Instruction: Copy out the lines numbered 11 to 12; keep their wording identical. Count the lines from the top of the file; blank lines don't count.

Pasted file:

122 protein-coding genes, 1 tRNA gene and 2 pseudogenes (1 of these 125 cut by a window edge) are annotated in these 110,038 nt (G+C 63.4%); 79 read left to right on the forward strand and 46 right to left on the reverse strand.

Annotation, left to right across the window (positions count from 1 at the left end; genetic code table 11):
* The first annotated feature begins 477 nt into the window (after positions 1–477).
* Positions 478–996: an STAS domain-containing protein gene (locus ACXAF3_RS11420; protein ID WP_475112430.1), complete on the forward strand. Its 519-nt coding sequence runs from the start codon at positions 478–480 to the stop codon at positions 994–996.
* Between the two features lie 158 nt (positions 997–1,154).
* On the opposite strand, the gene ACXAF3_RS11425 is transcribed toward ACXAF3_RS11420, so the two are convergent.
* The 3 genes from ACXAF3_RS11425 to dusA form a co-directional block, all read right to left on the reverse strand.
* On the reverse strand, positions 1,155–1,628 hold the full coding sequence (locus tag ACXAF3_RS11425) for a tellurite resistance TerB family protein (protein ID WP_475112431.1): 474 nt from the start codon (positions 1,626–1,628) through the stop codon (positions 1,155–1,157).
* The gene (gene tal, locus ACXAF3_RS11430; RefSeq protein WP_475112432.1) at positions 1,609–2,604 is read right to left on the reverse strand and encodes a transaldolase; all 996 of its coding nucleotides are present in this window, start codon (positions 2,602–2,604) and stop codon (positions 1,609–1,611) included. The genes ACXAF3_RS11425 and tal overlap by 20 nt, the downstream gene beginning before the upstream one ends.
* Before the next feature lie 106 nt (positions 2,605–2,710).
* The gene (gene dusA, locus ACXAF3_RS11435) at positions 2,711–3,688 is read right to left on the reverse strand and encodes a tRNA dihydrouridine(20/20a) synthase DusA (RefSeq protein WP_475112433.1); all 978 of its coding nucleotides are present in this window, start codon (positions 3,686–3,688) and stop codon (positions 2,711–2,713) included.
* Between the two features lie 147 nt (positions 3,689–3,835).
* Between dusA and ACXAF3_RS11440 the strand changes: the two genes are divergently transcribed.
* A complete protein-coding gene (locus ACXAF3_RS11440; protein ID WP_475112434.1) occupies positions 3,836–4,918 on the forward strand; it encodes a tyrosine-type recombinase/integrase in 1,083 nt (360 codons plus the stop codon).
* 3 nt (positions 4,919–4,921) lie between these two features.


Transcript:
* The gene (gene dusA, locus ACXAF3_RS11435) at positions 2,711–3,688 is read right to left on the reverse strand and encodes a tRNA dihydrouridine(20/20a) synthase DusA (RefSeq protein WP_475112433.1); all 978 of its coding nucleotides are present in this window, start codon (positions 3,686–3,688) and stop codon (positions 2,711–2,713) included.
* Between the two features lie 147 nt (positions 3,689–3,835).